I hesitated to use the title COVID-19. I didn’t want people to come here looking for information in regards to the coronavirus. Honestly though, if online search engines direct coronavirus searches here then it’s an entirely different problem. I wanted to take a moment and talk about how COVID-19 has personally changed my life.
Like most Seattle Tech workers, I am working from home from advisory from Public Health Officials, if possible. The email went out late the night of Wednesday, March 4. Of course I didn’t see it until I was already in the office on Thursday morning. Fortunately, my team was slated to move that week and we had to be out of the office by Thursday afternoon. With Seattle just starting to be labeled the “epicenter” of the scare, many people had decided to pack their belongings earlier in the week and were already working from home.
The day I got the email, my 6 am bus was much more empty than usual. And there were about 40 people total in my entire 24-story building – I guess they hadn’t yet seen the email either. The 40 people I reference doesn’t include hourly employees, like our contract workers manning security, the front desk, and cleaning staff. It also didn’t include the construction workers working on the building next door, nor the bus driver who got me to and from work that day. Only those persons whose positions could be done from home, were not in the building that day.
Only for those who can…
My wife is one of those persons who can not perform her work from home. As a physical therapist at a local hospital, it’s impossible to do a job with patients at home. First, our cats would go out their mind with all the people coming in and out. And secondly, like they’d just use ambulances and stretchers to transport hospital patients – no. Plus, if I am going to work from our one bedroom apartment, think about crowded it would make it. In all seriousness, …..
On Friday, March 6, I stayed at home to work while my wife went into the hospital. That Saturday, we decided to spend our money in ways to support other individuals who also do not have an option to work from home such as restaurant and tasting room servers. We took advantage of the local fear of the virus in public places. We ventured out and supported our local community members, mainly in the form of tips; heading to the International District because of rumors people were being wrongly discriminated against because of their race and the origin of the virus. Many of these workers appreciated that we showed up and took correct precautions for them and us.
This isn’t to downplay the seriousness of what is happening in the world. This COVID-19 dashboard shows how many people have been infected and have tragically passed away from this virus. We didn’t simply challenge fate and dive head first into ground zero. Sure, the weekend before we went to a brewery in Kirkland, known around the Seattle area as ground zero, and have been taking public transportation to the International District and for Jordan, to and from work, but it isn’t as if we were licking bus poles, shaking hands, and kissing babies.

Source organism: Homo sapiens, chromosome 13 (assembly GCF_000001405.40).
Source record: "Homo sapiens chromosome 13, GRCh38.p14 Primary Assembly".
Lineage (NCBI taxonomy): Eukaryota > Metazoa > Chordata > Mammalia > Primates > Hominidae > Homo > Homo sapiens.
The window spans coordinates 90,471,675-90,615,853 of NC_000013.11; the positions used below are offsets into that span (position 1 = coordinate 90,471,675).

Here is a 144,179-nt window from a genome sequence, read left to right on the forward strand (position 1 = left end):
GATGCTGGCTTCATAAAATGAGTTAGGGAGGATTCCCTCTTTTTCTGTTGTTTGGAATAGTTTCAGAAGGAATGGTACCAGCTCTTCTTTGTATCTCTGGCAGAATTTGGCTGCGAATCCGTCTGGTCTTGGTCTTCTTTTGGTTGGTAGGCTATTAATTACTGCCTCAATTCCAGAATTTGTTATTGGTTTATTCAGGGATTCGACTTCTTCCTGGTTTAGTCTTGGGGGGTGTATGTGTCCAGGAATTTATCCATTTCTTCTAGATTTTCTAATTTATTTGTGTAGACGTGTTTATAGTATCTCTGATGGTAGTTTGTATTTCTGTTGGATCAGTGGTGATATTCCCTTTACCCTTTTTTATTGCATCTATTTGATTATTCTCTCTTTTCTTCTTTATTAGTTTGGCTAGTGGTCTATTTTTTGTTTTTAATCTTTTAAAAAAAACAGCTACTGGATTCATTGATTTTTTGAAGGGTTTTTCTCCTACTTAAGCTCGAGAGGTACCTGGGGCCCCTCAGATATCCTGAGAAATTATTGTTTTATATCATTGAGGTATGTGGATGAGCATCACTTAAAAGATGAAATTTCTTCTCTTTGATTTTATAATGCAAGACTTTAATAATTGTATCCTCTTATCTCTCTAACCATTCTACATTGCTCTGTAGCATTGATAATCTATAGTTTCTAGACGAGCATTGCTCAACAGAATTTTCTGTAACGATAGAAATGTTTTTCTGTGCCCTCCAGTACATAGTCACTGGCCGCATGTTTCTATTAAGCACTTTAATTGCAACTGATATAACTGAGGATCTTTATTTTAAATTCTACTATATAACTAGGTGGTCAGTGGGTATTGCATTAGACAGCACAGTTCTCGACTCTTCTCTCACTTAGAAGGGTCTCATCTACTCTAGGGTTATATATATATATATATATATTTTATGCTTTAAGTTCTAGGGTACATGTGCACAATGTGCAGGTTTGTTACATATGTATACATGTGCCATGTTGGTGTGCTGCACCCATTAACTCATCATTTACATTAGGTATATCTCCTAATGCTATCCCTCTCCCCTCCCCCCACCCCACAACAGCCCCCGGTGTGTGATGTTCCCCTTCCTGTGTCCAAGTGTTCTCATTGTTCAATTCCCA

My wife and I come from a healthcare background and follow standard virus and CDC recommended precautions. We really have become germaphobes since starting in healthcare and are sticklers for washing our hands. The CDC has posted on the best ways for prevention which mainly involves avoiding sick people, proper hand washing, stopping touching your face, and staying home if you are sick. You know, the same precautions they recommend every cold and flu season. Take my advice if you want, I am an RN, stay home if you are immunocompromised, elderly, or at a higher risk. Otherwise, just follow the CDC and medical professionals advice.
I’ve decided to heed the advice of my employer and work from home for the rest of March. My wife works an odd schedule and doesn’t work every day, so the two of us home so much together may present some what of a challenge. I figure I will use this as a trial run to see how things will go if and when I decide to become a digital/nomadic entrepreneur. Yesterday was the first day we both were home and it went pretty smoothly. I forced myself to sleep in until 0700, made breakfast, worked out, and cleaned up a little. Oh, I even accomplished some real work. Pretty productive.
I’m selfishly hoping to turn this massive misfortunate pandemic into my catalyst to help kickstart me into my goals. Not that I am planning on leaving my company, but being a digital nomad has piqued our interest. I’ve never worked from home, this will be a great way to test of the waters; to see if it is something I like, or even want to do. I’m be turning a negative into a positive, even if just for selfish reasons.
Like many, we believe the eradication of this virus will happen soon; and become a thing of the past. Many have already suffered and I fear more will before it does get better. How has this pandemic changed your life? Have measures been placed on you, forcing you to change your lifestyle or daily routine? Please let us know and keep us posted on how you are also changing this into a positive.